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Reviews » Blu-ray Reviews » Honeymoon (Blu-ray)
Honeymoon (Blu-ray)
Magnolia Home Entertainment // R // January 13, 2015 // Region A
List Price: $29.98 [Buy now and save at Amazon]
Review by William Harrison | posted January 7, 2015 | E-mail the Author
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C O N T E N T
V I D E O
A U D I O
E X T R A S
R E P L A Y
A D V I C E
Recommended
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P R I N T
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THE FILM:

Click an image to view Blu-ray screenshot with 1080p resolution.

Mainstream horror continued to flounder in 2014, but a number of promising independent features managed to fill the void with original chills and thrills. I really like the premise of Leigh Janiak's Honeymoon, and the uneasy, uncertain tension overshadows the somewhat disappointing ending. Newlyweds Bea (Rose Leslie) and Paul (Harry Treadaway) spend several days of wedded bliss at Bea's childhood vacation home before something sets Bea on edge. Honeymoon is a delicate, slowly burning thriller that kept me on edge throughout. The pacing is problematic in spots, but the leads have strong, believable chemistry. The last act dives into decidedly gorier territory and is not as impressive as the scenes before, but Honeymoon provides palpable tension on a shoestring budget.

The film opens with a charming wedding video in which Bea and Paul detail their disastrous first date, courtship and eventual marriage. After the unseen wedding, the pair drives to Bea's family's secluded summer cabin for a budget honeymoon. They flirt, have sex, make breakfast and spend hours talking; the perfect honeymoon. A few days into the trip, Paul awakens to an empty bed, and ultimately finds a delirious Bea outside in the woods. The next morning, her head is still groggy, but she claims sleepwalking caused her to leave the house. Paul is skeptical, but pushes on with the honeymoon. Tensions rise as Bea and Paul begin bickering and Bea's behavior becomes irrational.

The film managed to throw me off of the scent of what is really going on for quite some time, which is impressive. Honeymoon subtly drops hints, red herrings and clues to the mystery throughout. Bea is overly defensive when Paul accidently references her "womb." An encounter with a childhood boyfriend nearly turns violent when Bea meets him in town. Paul begins doubting his own sanity, but Bea is strangely unconcerned with her changing temperament. Janiak, who wrote the script with Phil Graziadei, wanted to show how even small disturbances can drive people apart, and sought to push Paul and Bea to a breaking point. Her writing is strong, as is her direction, which shows Janiak has mastered the use of natural lighting, off-screen space and unseen terror.

Leslie and Treadaway truly are the stars of this show, and share a chemistry that is almost uncomfortably intimate. The pair may not be real-life newlyweds, but they sure fooled me. Their interactions are completely authentic; they seem enamored with one another. That things go south is all the more heartbreaking thanks to this early bliss. Honeymoon eventually shows its cards in an intense climax that stifles the mood a bit. The ending is acceptable but abrupt, and I kind of wanted everything to be OK again. This is an impressive showing for rookie director Janiak, and I look forward to seeing what she creates next.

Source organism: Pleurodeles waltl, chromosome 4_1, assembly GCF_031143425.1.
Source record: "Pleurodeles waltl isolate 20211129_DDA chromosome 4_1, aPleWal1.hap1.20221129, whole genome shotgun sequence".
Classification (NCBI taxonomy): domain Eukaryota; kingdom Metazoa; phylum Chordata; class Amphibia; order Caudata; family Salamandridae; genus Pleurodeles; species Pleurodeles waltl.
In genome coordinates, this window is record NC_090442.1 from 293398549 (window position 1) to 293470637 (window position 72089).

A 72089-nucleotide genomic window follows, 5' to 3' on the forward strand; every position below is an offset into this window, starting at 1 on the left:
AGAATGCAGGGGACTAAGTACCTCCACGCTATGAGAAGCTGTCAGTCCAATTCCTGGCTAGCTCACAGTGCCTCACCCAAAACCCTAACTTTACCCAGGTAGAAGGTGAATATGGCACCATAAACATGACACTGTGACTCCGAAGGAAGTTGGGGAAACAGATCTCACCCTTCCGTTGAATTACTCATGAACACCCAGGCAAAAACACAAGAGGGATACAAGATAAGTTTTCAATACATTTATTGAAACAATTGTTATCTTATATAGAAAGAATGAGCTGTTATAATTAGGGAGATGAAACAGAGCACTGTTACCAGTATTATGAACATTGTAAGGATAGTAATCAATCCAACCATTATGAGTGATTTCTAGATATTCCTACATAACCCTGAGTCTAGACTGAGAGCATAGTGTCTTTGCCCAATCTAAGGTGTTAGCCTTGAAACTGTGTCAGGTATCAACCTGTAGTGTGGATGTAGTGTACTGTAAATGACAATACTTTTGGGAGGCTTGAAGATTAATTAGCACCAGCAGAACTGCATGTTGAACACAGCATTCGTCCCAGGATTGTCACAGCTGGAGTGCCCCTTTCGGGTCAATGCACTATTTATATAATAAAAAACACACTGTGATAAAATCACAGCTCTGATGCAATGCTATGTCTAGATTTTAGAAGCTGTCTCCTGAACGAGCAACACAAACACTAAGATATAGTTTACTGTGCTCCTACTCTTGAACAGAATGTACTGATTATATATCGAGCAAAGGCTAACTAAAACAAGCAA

THE BLU-RAY:

PICTURE:

The 1.85:1/1080p/AVC-encoded image comes from a digital source, but retains a nice, film-like appearance. Janiak goes for a very natural look throughout. The actors' appearances and the locations are not exaggerated, and the transfer handles the elements appropriately. Skin tones are good and colors nicely saturated. Black levels are inky; sometimes Janiak allows the viewer into the shadows, other times she does not. Fine-object detail is abundant, and wide shots are clear and without distortion. I noticed no harsh edge halos or digital noise.

SOUND:

The 5.1 DTS-HD Master Audio mix features the requisite ambient and action effects. The rolling score is deep and nicely mixed, and dialogue is always clear. Ambient effects like crickets and wind are subtly effective, and louder, mysterious action effects get LFE backup. English SDH, French and Spanish subtitles are included.

EXTRAS:

You get an Interview with Actors Rose Leslie and Harry Treadaway (9:04/HD); an Interview with Director Leigh Janiak (7:28/HD); The Worm Behind the Scenes (1:46/HD); Canoe Behind the Scenes (2:33/HD); AXS TV: A Look at Honeymoon (2:23/HD); and some Trailers (5:21 total/HD).

FINAL THOUGHTS:

Well shot and acted, Honeymoon is a strong independent horror film from rookie director Leigh Janiak. Leads Rose Leslie and Harry Treadaway share strong chemistry, and the film teases our fear of the unknown. Recommended.


Additional screenshots:

William lives in Burlington, North Carolina, and looks forward to a Friday-afternoon matinee.

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